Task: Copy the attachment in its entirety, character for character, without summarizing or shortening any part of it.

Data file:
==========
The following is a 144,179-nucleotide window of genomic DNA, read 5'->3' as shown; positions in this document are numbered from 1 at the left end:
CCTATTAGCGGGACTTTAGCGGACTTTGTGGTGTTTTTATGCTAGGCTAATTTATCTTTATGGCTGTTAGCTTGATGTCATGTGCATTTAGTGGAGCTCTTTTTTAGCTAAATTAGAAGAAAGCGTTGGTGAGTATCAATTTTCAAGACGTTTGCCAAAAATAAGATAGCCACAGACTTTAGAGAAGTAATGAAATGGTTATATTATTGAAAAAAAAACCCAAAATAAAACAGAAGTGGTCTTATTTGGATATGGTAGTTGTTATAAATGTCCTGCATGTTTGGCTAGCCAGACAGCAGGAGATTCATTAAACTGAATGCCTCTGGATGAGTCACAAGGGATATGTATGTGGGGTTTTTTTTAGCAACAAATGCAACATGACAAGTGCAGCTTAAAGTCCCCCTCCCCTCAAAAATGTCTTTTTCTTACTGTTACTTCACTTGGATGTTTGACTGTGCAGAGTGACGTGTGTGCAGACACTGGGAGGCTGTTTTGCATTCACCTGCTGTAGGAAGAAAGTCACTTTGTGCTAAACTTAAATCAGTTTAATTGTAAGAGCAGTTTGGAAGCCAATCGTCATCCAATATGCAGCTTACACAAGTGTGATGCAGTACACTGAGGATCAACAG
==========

The following is a 144,179-nucleotide window of genomic DNA, read 5'->3' as shown; positions in this document are numbered from 1 at the left end:
CCTATTAGCGGGACTTTAGCGGACTTTGTGGTGTTTTTATGCTAGGCTAATTTATCTTTATGGCTGTTAGCTTGATGTCATGTGCATTTAGTGGAGCTCTTTTTTAGCTAAATTAGAAGAAAGCGTTGGTGAGTATCAATTTTCAAGACGTTTGCCAAAAATAAGATAGCCACAGACTTTAGAGAAGTAATGAAATGGTTATATTATTGAAAAAAAAACCCAAAATAAAACAGAAGTGGTCTTATTTGGATATGGTAGTTGTTATAAATGTCCTGCATGTTTGGCTAGCCAGACAGCAGGAGATTCATTAAACTGAATGCCTCTGGATGAGTCACAAGGGATATGTATGTGGGGTTTTTTTTAGCAACAAATGCAACATGACAAGTGCAGCTTAAAGTCCCCCTCCCCTCAAAAATGTCTTTTTCTTACTGTTACTTCACTTGGATGTTTGACTGTGCAGAGTGACGTGTGTGCAGACACTGGGAGGCTGTTTTGCATTCACCTGCTGTAGGAAGAAAGTCACTTTGTGCTAAACTTAAATCAGTTTAATTGTAAGAGCAGTTTGGAAGCCAATCGTCATCCAATATGCAGCTTACACAAGTGTGATGCAGTACACTGAGGATCAACAG